Firing

There’s danger in every aspect of firing, from WARN Act layoffs and exit interviews to constructive discharge and more.

Learn how to fire an employee and sidestep wrongful termination lawsuits, with battle-tested firing procedures, and employment termination letters. At last, you can fire at will!

Here’s a tip that will make courts more likely to uphold your termination decisions. Make sure whatever reason you use to justify the firing also showed up in past performance evaluations. Nothing raises suspicions more than kudos followed by discharge.

Nothing raises suspicions among employees (and juries) than effusive praise followed by a pink slip. So here’s a tip that will make courts more likely to uphold your termination decisions: Make sure whatever reason you use to justify a firing also shows up in past performance evaluations.

Employers that keep careful track of which employees are disciplined—and for what reasons—have a leg up if they’re ever sued for discrimination. Before you terminate any employee, take the time to pull up all similar past disciplinary files. If those records show you fired other employees for identical or less-serious offenses, chances are no court will second-guess your decision in the latest case.

Minnesota employees who make good-faith reports about safety concerns are protected from retaliation. Before you approve a termination recommendation, make sure the employee hasn’t recently complained about safety issues. If he has, verify that the discharge reasons are genuine. Otherwise, prepare for a retaliation lawsuit.

Q. We are in the process of reducing our staff and will need to lay off several employees. Are we required to provide severance pay to those selected for layoff? How about pay for accrued, unused vacation time?
Q. A group of our employees recently voted to strike. To ensure that our operations aren’t disrupted, we would like to hire replacement workers. When the strike ends, will we be required to reinstate the strikers?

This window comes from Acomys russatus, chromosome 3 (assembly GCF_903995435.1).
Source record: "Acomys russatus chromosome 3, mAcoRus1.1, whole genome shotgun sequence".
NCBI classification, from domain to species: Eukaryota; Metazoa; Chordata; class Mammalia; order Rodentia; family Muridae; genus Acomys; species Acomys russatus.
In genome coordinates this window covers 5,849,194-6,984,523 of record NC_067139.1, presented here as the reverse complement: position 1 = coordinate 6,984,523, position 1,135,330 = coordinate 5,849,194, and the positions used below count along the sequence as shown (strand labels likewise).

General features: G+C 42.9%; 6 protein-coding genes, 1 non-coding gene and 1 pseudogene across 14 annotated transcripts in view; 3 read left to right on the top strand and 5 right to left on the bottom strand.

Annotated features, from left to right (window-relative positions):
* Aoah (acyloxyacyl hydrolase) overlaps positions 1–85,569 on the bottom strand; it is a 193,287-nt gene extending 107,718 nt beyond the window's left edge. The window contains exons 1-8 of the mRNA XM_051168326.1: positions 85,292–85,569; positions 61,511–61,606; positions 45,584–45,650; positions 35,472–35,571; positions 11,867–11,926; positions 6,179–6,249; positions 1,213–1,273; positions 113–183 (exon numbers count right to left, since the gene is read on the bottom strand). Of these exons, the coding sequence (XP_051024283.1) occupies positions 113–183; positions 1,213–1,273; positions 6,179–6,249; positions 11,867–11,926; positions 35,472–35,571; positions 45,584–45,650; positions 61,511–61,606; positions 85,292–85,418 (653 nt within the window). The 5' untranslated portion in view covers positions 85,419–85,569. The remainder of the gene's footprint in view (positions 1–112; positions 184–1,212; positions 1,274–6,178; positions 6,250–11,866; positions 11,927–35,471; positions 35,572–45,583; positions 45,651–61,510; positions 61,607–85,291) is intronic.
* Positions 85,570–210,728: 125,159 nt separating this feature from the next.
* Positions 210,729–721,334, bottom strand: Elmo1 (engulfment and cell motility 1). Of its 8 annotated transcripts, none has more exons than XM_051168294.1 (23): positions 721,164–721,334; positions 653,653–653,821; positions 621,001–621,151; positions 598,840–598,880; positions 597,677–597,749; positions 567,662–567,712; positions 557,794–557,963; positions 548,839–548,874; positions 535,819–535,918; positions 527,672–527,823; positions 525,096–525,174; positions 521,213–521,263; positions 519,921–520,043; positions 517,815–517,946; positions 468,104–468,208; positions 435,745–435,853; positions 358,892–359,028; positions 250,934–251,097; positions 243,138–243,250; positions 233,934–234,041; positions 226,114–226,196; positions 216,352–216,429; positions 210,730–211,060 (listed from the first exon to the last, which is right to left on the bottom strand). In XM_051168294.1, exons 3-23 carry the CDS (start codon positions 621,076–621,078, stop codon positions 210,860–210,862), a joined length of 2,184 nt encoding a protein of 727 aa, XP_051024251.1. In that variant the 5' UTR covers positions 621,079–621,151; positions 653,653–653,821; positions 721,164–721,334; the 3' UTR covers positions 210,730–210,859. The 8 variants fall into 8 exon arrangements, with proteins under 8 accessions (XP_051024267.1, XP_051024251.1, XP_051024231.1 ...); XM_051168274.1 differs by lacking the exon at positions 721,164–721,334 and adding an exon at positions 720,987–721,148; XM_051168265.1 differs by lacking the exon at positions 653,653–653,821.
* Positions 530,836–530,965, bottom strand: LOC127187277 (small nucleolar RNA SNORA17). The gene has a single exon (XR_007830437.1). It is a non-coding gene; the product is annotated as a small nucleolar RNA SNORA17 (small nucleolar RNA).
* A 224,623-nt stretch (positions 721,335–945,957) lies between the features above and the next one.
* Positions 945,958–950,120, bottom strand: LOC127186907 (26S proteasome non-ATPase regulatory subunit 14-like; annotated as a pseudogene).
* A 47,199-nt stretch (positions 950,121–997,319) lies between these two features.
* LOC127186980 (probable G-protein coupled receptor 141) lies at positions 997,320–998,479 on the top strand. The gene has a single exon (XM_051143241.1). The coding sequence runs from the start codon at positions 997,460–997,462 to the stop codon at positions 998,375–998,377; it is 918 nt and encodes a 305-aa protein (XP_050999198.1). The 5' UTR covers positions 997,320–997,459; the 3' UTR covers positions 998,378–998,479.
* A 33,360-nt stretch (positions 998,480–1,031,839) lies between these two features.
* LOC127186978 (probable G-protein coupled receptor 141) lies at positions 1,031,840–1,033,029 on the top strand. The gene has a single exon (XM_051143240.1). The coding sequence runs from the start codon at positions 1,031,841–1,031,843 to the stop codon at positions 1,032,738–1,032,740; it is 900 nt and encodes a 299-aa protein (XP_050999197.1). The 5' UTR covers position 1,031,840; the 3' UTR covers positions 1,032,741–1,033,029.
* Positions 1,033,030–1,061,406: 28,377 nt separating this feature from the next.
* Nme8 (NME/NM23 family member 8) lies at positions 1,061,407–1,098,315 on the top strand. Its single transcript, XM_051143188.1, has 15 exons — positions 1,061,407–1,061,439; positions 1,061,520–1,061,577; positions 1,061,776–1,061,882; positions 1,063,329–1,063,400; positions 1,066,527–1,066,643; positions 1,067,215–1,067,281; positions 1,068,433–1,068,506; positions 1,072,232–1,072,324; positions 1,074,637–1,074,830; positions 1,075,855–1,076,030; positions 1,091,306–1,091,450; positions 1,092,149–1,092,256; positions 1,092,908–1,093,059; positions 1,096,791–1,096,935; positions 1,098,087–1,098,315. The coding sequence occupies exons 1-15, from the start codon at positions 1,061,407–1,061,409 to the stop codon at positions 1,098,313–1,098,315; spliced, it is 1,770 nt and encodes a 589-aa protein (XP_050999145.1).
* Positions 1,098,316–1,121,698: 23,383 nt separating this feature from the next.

Employee theft is a big problem, and it’s natural for employers that catch workers stealing to terminate them. But some of those thieves may still file for unemployment. Challenge such applications on the basis that the firing offense was punishable as a crime. There’s no need for an actual conviction.

Until now, it wasn’t clear whether employers could ask employees returning from military service to waive their re-employment rights under USERRA. Now a ruling from the federal 6th Circuit Court of Appeals has offered guidance for employers that want to provide severance payments in lieu of re-employment.

Andrew Kurtz, part of a crew of guys who dress as hearty snacks and race around the Pittsburgh Pirates' stadium at every home game, was canned after criticizing team executives on Facebook. There's a lesson in here somewhere—perhaps on social media, perhaps on the tricky decision about who to fire when things aren't going well.

Has an employee complained about a supervisor’s alleged discrimination? If so, carefully review any important employment decisions the supervisor subsequently makes. Be alert for potential retaliation.